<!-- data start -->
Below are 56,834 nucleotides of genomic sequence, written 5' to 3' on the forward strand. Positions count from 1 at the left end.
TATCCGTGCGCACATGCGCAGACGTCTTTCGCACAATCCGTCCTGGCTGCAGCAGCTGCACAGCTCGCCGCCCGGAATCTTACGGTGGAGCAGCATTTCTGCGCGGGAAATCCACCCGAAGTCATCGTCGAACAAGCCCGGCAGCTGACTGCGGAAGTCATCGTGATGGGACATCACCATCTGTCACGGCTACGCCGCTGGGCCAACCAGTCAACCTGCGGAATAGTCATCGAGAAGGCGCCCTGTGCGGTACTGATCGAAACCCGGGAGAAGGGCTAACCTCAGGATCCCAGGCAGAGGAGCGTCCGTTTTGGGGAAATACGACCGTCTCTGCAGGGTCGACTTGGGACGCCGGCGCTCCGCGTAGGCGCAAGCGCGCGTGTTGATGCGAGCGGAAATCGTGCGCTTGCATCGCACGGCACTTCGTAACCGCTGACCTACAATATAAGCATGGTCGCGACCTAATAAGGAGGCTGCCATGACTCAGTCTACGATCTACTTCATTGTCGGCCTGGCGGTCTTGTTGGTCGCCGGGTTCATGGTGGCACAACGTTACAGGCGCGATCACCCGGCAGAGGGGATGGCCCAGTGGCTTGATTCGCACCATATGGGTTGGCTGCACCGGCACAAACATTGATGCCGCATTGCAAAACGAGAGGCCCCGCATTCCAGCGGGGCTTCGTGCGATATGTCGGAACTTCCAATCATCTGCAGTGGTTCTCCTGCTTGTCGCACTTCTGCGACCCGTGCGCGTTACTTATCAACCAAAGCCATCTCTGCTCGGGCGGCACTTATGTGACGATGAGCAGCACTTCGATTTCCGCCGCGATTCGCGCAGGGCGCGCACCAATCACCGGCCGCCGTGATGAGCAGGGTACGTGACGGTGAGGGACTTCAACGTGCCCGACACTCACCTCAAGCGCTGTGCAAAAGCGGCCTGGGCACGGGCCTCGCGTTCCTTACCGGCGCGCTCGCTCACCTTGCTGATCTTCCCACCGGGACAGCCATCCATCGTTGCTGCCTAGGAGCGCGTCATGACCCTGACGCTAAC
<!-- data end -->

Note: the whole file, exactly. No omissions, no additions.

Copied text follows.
Below are 56,834 nucleotides of genomic sequence, written 5' to 3' on the forward strand. Positions count from 1 at the left end.
TATCCGTGCGCACATGCGCAGACGTCTTTCGCACAATCCGTCCTGGCTGCAGCAGCTGCACAGCTCGCCGCCCGGAATCTTACGGTGGAGCAGCATTTCTGCGCGGGAAATCCACCCGAAGTCATCGTCGAACAAGCCCGGCAGCTGACTGCGGAAGTCATCGTGATGGGACATCACCATCTGTCACGGCTACGCCGCTGGGCCAACCAGTCAACCTGCGGAATAGTCATCGAGAAGGCGCCCTGTGCGGTACTGATCGAAACCCGGGAGAAGGGCTAACCTCAGGATCCCAGGCAGAGGAGCGTCCGTTTTGGGGAAATACGACCGTCTCTGCAGGGTCGACTTGGGACGCCGGCGCTCCGCGTAGGCGCAAGCGCGCGTGTTGATGCGAGCGGAAATCGTGCGCTTGCATCGCACGGCACTTCGTAACCGCTGACCTACAATATAAGCATGGTCGCGACCTAATAAGGAGGCTGCCATGACTCAGTCTACGATCTACTTCATTGTCGGCCTGGCGGTCTTGTTGGTCGCCGGGTTCATGGTGGCACAACGTTACAGGCGCGATCACCCGGCAGAGGGGATGGCCCAGTGGCTTGATTCGCACCATATGGGTTGGCTGCACCGGCACAAACATTGATGCCGCATTGCAAAACGAGAGGCCCCGCATTCCAGCGGGGCTTCGTGCGATATGTCGGAACTTCCAATCATCTGCAGTGGTTCTCCTGCTTGTCGCACTTCTGCGACCCGTGCGCGTTACTTATCAACCAAAGCCATCTCTGCTCGGGCGGCACTTATGTGACGATGAGCAGCACTTCGATTTCCGCCGCGATTCGCGCAGGGCGCGCACCAATCACCGGCCGCCGTGATGAGCAGGGTACGTGACGGTGAGGGACTTCAACGTGCCCGACACTCACCTCAAGCGCTGTGCAAAAGCGGCCTGGGCACGGGCCTCGCGTTCCTTACCGGCGCGCTCGCTCACCTTGCTGATCTTCCCACCGGGACAGCCATCCATCGTTGCTGCCTAGGAGCGCGTCATGACCCTGACGCTAAC